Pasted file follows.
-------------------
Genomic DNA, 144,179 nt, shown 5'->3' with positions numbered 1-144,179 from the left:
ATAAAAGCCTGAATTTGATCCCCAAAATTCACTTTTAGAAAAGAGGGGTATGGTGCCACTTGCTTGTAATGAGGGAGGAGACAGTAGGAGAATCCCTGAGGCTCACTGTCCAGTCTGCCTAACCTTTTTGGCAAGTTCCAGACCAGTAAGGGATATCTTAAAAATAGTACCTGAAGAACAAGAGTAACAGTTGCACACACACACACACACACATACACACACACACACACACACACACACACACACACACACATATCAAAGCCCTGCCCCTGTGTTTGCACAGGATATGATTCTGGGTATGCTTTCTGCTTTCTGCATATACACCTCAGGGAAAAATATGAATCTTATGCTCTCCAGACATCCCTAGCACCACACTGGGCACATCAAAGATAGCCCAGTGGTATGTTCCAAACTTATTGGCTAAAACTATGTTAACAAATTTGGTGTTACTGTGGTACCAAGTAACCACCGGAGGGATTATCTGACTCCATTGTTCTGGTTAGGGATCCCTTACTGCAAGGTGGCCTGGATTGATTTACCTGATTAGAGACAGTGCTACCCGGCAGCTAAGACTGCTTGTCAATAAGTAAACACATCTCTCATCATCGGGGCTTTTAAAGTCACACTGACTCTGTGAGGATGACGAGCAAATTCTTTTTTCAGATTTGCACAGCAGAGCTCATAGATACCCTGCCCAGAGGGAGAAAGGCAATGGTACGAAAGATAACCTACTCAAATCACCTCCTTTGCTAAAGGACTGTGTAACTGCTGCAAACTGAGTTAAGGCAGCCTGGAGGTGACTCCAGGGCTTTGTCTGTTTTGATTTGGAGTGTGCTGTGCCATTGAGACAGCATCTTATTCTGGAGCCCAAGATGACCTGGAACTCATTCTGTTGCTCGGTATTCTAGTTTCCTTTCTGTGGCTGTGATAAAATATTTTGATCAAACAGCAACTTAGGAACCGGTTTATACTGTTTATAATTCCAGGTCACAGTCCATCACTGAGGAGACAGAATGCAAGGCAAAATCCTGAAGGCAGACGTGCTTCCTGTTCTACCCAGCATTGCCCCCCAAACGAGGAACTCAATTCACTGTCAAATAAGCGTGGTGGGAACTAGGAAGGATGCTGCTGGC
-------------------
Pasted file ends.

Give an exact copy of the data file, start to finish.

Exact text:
Genomic DNA, 144,179 nt, shown 5'->3' with positions numbered 1-144,179 from the left:
ATAAAAGCCTGAATTTGATCCCCAAAATTCACTTTTAGAAAAGAGGGGTATGGTGCCACTTGCTTGTAATGAGGGAGGAGACAGTAGGAGAATCCCTGAGGCTCACTGTCCAGTCTGCCTAACCTTTTTGGCAAGTTCCAGACCAGTAAGGGATATCTTAAAAATAGTACCTGAAGAACAAGAGTAACAGTTGCACACACACACACACACACATACACACACACACACACACACACACACACACACACACACATATCAAAGCCCTGCCCCTGTGTTTGCACAGGATATGATTCTGGGTATGCTTTCTGCTTTCTGCATATACACCTCAGGGAAAAATATGAATCTTATGCTCTCCAGACATCCCTAGCACCACACTGGGCACATCAAAGATAGCCCAGTGGTATGTTCCAAACTTATTGGCTAAAACTATGTTAACAAATTTGGTGTTACTGTGGTACCAAGTAACCACCGGAGGGATTATCTGACTCCATTGTTCTGGTTAGGGATCCCTTACTGCAAGGTGGCCTGGATTGATTTACCTGATTAGAGACAGTGCTACCCGGCAGCTAAGACTGCTTGTCAATAAGTAAACACATCTCTCATCATCGGGGCTTTTAAAGTCACACTGACTCTGTGAGGATGACGAGCAAATTCTTTTTTCAGATTTGCACAGCAGAGCTCATAGATACCCTGCCCAGAGGGAGAAAGGCAATGGTACGAAAGATAACCTACTCAAATCACCTCCTTTGCTAAAGGACTGTGTAACTGCTGCAAACTGAGTTAAGGCAGCCTGGAGGTGACTCCAGGGCTTTGTCTGTTTTGATTTGGAGTGTGCTGTGCCATTGAGACAGCATCTTATTCTGGAGCCCAAGATGACCTGGAACTCATTCTGTTGCTCGGTATTCTAGTTTCCTTTCTGTGGCTGTGATAAAATATTTTGATCAAACAGCAACTTAGGAACCGGTTTATACTGTTTATAATTCCAGGTCACAGTCCATCACTGAGGAGACAGAATGCAAGGCAAAATCCTGAAGGCAGACGTGCTTCCTGTTCTACCCAGCATTGCCCCCCAAACGAGGAACTCAATTCACTGTCAAATAAGCGTGGTGGGAACTAGGAAGGATGCTGCTGGC